The movie, adapted from Allan Gurganus' 1989 book of the same name, chronicles the life of Lucy Marsden, a ninety-nine-year-old North Carolina woman who, at the age of fourteen, married a ...
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Covering nearly fifty years of mid-19th-century turmoil, from the tumultuous Texas Revolution to the early women's suffrage movement, "True Women" is a gripping tale of endurance, love, and above all, gritty female determination.
The movie, adapted from Allan Gurganus' 1989 book of the same name, chronicles the life of Lucy Marsden, a ninety-nine-year-old North Carolina woman who, at the age of fourteen, married a fifty-year-old Confederate veteran of the Civil War and bore nine children (reduced to six for television). Diane Lane stars as Lucy from her teenage years into middle age, and Anne Bancroft plays Lucy approaching her one hundredth birthday, telling her story in flashback.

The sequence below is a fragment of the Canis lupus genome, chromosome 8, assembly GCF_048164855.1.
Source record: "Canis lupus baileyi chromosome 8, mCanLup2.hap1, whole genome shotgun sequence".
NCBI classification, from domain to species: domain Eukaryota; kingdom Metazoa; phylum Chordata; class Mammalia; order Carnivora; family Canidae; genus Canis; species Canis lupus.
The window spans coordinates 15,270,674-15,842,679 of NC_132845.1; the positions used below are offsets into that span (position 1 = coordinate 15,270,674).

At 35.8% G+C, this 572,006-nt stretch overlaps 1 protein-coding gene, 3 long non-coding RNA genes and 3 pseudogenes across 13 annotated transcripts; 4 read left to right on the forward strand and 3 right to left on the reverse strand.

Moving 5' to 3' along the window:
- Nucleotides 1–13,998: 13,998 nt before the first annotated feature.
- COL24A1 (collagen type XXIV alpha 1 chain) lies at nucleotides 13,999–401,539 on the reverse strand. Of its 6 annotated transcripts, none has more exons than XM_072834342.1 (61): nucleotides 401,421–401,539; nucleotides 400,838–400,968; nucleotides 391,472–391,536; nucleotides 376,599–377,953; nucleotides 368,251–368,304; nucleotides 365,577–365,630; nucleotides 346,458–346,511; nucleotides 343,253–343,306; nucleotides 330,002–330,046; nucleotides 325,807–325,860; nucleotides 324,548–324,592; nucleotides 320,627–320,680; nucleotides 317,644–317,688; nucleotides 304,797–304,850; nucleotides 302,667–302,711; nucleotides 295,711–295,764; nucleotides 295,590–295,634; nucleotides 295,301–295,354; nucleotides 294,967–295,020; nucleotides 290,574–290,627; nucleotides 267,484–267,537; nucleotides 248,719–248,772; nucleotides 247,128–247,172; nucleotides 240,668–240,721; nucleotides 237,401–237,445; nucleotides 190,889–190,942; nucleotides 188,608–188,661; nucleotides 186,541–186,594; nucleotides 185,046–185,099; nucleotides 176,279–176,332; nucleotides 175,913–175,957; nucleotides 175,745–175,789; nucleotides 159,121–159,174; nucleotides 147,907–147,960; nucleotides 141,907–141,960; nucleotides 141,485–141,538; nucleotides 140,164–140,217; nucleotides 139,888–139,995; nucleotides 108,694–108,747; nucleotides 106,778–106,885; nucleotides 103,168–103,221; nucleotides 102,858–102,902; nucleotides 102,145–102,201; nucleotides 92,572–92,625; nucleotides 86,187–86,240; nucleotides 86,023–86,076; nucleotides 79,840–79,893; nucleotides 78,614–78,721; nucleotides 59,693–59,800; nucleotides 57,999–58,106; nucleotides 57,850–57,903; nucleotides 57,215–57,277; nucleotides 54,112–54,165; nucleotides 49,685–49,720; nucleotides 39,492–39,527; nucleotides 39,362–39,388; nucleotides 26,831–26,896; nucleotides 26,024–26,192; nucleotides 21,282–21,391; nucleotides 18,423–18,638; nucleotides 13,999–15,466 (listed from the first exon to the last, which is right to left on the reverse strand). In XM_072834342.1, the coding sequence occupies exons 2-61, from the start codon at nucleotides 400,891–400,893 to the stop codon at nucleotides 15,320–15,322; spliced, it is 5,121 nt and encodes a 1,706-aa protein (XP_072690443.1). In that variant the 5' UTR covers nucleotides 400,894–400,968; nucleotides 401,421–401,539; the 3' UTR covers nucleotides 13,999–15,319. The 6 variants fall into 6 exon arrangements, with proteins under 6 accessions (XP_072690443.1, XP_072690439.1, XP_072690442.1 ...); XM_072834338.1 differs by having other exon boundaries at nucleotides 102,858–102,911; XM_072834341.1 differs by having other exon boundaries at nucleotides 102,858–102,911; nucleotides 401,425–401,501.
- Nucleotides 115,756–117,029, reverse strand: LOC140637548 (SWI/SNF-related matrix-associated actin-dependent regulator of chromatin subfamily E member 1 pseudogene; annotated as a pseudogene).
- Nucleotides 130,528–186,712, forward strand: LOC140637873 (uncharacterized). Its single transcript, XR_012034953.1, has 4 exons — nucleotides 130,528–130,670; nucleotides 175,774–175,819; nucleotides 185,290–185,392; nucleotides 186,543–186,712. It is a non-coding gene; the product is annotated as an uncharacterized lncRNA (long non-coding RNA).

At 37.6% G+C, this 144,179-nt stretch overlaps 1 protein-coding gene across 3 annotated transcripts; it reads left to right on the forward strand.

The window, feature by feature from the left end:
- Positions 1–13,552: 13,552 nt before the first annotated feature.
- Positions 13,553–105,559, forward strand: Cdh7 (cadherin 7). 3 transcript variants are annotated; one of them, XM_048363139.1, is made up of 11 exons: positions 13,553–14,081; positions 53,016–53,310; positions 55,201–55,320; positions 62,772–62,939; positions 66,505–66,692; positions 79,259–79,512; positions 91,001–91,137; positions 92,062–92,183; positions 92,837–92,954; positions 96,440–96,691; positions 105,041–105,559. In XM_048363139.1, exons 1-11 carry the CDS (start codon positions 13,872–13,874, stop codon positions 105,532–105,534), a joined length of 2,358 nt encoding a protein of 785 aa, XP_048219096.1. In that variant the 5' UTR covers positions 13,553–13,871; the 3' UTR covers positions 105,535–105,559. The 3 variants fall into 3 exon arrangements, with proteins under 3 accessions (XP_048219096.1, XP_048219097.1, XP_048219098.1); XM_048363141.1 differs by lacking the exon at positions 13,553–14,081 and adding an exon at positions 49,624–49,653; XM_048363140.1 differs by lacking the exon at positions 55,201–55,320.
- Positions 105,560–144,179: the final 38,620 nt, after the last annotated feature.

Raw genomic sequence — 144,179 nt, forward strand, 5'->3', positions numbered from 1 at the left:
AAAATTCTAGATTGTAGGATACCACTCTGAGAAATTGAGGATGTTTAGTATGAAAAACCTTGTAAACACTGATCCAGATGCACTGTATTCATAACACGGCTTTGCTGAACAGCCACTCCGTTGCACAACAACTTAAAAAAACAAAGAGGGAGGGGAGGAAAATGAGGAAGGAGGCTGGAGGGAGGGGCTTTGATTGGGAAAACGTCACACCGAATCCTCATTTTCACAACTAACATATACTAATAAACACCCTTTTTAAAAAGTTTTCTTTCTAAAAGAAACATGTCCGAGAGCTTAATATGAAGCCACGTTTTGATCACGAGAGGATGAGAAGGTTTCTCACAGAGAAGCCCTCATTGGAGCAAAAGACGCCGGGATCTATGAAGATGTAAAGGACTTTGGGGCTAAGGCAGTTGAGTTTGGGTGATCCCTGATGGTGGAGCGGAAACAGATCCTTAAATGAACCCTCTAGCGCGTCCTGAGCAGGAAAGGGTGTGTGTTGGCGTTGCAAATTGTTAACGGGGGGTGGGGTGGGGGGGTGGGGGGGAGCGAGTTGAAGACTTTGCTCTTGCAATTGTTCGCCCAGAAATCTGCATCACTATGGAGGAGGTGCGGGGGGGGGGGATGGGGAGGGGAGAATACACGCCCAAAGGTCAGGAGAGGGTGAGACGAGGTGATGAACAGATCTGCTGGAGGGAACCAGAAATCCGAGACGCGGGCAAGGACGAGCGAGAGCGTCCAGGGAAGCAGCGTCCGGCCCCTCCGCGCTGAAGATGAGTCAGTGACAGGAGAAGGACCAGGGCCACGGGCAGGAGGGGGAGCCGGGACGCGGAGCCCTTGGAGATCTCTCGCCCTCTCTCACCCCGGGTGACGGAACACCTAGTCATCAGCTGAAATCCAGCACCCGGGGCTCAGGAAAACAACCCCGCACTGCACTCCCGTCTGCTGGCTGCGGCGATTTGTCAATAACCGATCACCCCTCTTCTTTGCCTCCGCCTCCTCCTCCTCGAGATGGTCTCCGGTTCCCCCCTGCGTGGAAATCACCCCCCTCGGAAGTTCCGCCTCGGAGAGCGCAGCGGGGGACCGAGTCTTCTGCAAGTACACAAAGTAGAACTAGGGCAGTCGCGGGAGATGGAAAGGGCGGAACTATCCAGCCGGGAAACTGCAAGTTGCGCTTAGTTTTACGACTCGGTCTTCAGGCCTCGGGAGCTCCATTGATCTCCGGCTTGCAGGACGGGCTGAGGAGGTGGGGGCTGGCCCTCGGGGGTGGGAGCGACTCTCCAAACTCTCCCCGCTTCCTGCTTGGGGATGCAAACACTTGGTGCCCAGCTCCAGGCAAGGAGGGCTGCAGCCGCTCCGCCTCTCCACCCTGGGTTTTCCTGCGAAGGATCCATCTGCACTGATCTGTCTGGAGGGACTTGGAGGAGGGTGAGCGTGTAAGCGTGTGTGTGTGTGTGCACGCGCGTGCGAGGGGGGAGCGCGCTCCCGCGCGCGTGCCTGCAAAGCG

I found the show lengthy but interesting. The story is told in flashback sequence...a style I find particularly annoying. It also does not contain subtitles which add to viewing. Diane Lane is magnificent and Southerland does well also. One foible is that the boy Marsden shown in many of the Civil War battleground sequences has dark brown eyes while the adult Marsden (Southerland) clearly has light blue eyes. Tyson does a great job in her role as the housekeeper/former slave girl. The character of Marsden shows little or no love or care for his wife and children just doing whatever he pleases whenever he wants to...pretty accurate and indicative of a husband from the South at this time in history....
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